Wednesday, 31 March 2010

Lost my words again.

I'm posting today, just because I haven't posted for a few days. I haven't thought of anything nice to write about, because I've lost my words again. It's a strange thing, losing your words. You don't have any warning about it, you just wake up one morning and they're not there. You know they're around somewhere, but they're just out of sight - as if there's a big boulder right before your eyes, and you know they're hiding behind it, but you can see them and you can't see the boulder either. It's all invisible. But I find that I'm getting them back again quicker now that I know what to do about it. When I used to lose my words I would just spend a lot of time watching telly or doing nothing in particular, waiting for them to come back. But they always took a very long time to come back that way, and I would feel guilty for having spent so many days/weeks achieving absolutely nothing. Now I know that the only really proper way of finding them again is to get looking, and by that I mean that you have to just write something down. It's probably a right lot of crap that you're going to write, but it doesn't matter because it gets all the crap out of the front of your mind, and makes way for the words that got lost. That's what I have to do anyway - other people have different ways of getting over a word-drought.

I'm finding that I'm repeating myself all over the place at the moment, and that often leads to the words retreating to a secret hideaway pretty sharpish. I've got several places to write about myself, you see. I have a diary for writing in by hand, I have this blog, and I have a Book of Ahievements (in which I write about something good that I've done every day). And I have a penpal too, and I write pretty long letters to her - all about ME! So writing about myself can get a bit repetitive at times, especially if I'm not up to much. And now, Noomski and my mum have given me a challenge. We each have a beautiful, new, dinky little Moleskine Japanese concertina notebook. Noomski has to draw on every page of his, my mum has to write a poem, and I have to write prose. Getting the ideas is the hard part. I think their tasks are less challenging than mine, because they will find it easier to be interesting - though perhaps the execution of the idea will be more difficult for them, and involve more skill. But what am I going to write about?? I really have no idea. I have decided on something to write about three times, but have ended up dismissing each topic on the grounds that it was very dull. I thought about finding out about something new that I'd never thought of before, and writing about that. But that would end up being a quick search on Wikipedia once a day, and a quick copying down of random bits of information that would not stick in my head anyway. That wouldn't really be learning, just regurgitating. So, I think it's going to have to be to do with observation - I need to find something around me to write about. Perhaps I could choose a subject, and make up a backstory for it. I could sit in town, and watch one person for ten minutes (if they would keep still long enough - or I might have to follow them; but then I might get arrested for stalking!). Then I could give them a family (not no family at all), an occupation, something sensational that they do that is completely removed from reality perhaps. And I could do a little sketch of them, or a little doodle of what that person made me feel like for that ten minutes. I know I'm not the one doing the drawing, but this challenge is about creating a beautiful book. To me a beautiful book is full of words! But perhaps it would be enhanced by a bit of colour.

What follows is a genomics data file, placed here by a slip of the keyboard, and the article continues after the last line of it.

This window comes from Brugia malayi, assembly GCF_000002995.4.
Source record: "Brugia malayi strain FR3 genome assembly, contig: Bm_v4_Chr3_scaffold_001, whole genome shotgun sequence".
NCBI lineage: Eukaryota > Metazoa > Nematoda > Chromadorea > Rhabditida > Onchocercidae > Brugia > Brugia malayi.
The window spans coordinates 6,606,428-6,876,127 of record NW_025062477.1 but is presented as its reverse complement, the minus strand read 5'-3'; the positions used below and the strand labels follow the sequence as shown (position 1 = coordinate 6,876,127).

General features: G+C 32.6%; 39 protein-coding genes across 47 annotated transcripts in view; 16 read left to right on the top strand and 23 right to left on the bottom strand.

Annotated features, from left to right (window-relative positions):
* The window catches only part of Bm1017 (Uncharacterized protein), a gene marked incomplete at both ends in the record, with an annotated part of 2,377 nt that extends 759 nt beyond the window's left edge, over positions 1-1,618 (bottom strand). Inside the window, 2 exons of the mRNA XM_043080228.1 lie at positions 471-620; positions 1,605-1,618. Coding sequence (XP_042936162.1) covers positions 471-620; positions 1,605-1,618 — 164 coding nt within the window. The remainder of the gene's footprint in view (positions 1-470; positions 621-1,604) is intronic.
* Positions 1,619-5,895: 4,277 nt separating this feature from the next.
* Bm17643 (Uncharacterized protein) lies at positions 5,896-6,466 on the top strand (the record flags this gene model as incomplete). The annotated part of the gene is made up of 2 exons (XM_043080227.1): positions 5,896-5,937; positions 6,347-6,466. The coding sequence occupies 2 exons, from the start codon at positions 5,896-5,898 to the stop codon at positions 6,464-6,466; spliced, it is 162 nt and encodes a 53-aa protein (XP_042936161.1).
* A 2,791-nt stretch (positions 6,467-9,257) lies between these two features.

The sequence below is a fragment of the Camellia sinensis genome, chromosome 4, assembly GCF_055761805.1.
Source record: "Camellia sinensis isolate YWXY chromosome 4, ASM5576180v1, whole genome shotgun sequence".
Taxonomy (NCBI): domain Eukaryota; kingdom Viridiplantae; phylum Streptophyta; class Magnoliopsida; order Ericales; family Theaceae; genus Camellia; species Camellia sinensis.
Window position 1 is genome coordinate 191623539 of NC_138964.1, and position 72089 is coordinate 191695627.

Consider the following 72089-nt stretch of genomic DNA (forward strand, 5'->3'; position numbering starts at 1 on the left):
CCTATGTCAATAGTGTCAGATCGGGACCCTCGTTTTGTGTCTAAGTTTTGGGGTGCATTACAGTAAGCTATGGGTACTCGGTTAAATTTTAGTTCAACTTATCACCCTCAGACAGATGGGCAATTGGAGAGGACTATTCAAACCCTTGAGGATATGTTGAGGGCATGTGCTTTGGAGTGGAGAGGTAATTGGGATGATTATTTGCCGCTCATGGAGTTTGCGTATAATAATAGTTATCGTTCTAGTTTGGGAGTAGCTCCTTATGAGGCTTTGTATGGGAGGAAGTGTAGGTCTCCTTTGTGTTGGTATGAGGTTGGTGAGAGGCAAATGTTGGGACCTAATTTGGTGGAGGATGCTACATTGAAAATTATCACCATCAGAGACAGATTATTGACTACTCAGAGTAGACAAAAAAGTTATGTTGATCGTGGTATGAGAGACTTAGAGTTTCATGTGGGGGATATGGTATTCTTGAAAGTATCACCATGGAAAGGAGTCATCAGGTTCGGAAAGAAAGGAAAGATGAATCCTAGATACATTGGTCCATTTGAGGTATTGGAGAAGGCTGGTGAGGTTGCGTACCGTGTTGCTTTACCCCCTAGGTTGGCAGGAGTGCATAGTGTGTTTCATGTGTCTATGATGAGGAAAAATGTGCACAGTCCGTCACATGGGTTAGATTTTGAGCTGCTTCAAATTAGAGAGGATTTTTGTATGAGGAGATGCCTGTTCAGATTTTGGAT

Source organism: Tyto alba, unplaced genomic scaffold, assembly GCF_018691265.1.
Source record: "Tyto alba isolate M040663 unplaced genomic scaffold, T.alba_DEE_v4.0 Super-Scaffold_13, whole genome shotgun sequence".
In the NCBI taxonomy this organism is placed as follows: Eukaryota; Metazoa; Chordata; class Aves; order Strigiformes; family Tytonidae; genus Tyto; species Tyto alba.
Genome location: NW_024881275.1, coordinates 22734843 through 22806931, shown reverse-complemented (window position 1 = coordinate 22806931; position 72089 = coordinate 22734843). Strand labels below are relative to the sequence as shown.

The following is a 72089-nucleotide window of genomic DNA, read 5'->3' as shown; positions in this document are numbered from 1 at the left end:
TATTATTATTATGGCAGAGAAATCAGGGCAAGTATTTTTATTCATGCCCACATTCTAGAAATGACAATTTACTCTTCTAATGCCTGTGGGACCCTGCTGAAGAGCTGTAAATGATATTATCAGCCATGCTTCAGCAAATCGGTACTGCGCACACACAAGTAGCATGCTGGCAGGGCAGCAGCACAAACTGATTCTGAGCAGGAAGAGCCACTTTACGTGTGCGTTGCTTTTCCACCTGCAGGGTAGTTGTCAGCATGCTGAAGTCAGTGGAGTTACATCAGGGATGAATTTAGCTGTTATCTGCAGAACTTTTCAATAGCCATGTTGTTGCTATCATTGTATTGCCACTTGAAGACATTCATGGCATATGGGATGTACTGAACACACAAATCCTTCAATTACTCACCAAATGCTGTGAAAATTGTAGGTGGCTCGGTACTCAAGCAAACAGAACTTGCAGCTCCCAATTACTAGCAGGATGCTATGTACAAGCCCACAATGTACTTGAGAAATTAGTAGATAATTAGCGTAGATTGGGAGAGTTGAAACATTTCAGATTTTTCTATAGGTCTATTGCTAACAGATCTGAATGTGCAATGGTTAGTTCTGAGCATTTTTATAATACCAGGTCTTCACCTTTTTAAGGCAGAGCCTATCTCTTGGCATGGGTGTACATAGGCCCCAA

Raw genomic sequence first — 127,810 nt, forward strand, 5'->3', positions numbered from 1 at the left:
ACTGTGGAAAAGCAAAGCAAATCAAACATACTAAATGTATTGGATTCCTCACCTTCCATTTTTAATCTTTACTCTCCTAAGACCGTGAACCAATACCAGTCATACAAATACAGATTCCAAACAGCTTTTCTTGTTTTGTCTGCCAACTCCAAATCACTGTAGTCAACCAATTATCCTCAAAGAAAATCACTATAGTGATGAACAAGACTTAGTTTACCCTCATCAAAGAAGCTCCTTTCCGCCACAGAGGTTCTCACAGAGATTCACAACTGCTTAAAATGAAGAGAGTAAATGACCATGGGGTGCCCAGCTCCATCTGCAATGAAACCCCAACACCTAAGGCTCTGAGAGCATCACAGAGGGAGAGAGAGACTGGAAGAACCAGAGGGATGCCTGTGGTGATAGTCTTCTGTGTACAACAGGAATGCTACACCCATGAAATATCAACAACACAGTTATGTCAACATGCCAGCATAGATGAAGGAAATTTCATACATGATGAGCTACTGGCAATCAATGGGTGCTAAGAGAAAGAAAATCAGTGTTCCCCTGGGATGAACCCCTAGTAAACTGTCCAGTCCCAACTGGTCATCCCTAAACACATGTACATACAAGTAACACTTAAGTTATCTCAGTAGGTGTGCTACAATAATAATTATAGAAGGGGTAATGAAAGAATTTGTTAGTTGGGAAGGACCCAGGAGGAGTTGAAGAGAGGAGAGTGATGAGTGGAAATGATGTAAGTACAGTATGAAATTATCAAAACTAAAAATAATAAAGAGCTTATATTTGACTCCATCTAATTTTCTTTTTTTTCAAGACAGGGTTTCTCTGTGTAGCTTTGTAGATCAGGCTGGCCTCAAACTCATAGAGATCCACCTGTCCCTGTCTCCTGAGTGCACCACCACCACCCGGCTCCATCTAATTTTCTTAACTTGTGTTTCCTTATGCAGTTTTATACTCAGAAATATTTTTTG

I haven't got a word block as far as my novel is concerned. That's coming along nicely. I wrote a chapter last week, and am well on the way with the next one. I should be able to finish it now that I've actually got a fully fleshed out synopsis, and an ending. I've got lots of characters that I care about, and I've got lots of ideas for scenes. It's amazing what a little book like Novelist's Boot Camp can do! What a splendid book that is - I'm so very pleased that I bought it. I just wished I'd read it last year. I could have had a finished manuscript by now. But no matter really - I'm doing it now, and that's the main thing. Todd A. Stone, the author of the Boot Camp, is very inspiring, and very, very funny. I laugh out loud a lot when I'm reading his drill instructions - he keeps telling me to get down and do some push-ups, and I do! He tells me to go and make a character list, so I do. He tells me to write a synopsis, using this, this, this and this to achieve the objective, so I do. I like his no nonsense approach - stop whingeing and snivelling, do not sit about being airy-fairy, get on with it and do push-ups. It's ace! No-one gets a book written by mooching around and day-dreaming. People get books written by writing down words. D'uh!

Ah, I feel refreshed now. I found a few words :) Now to get on with Chapter Five!

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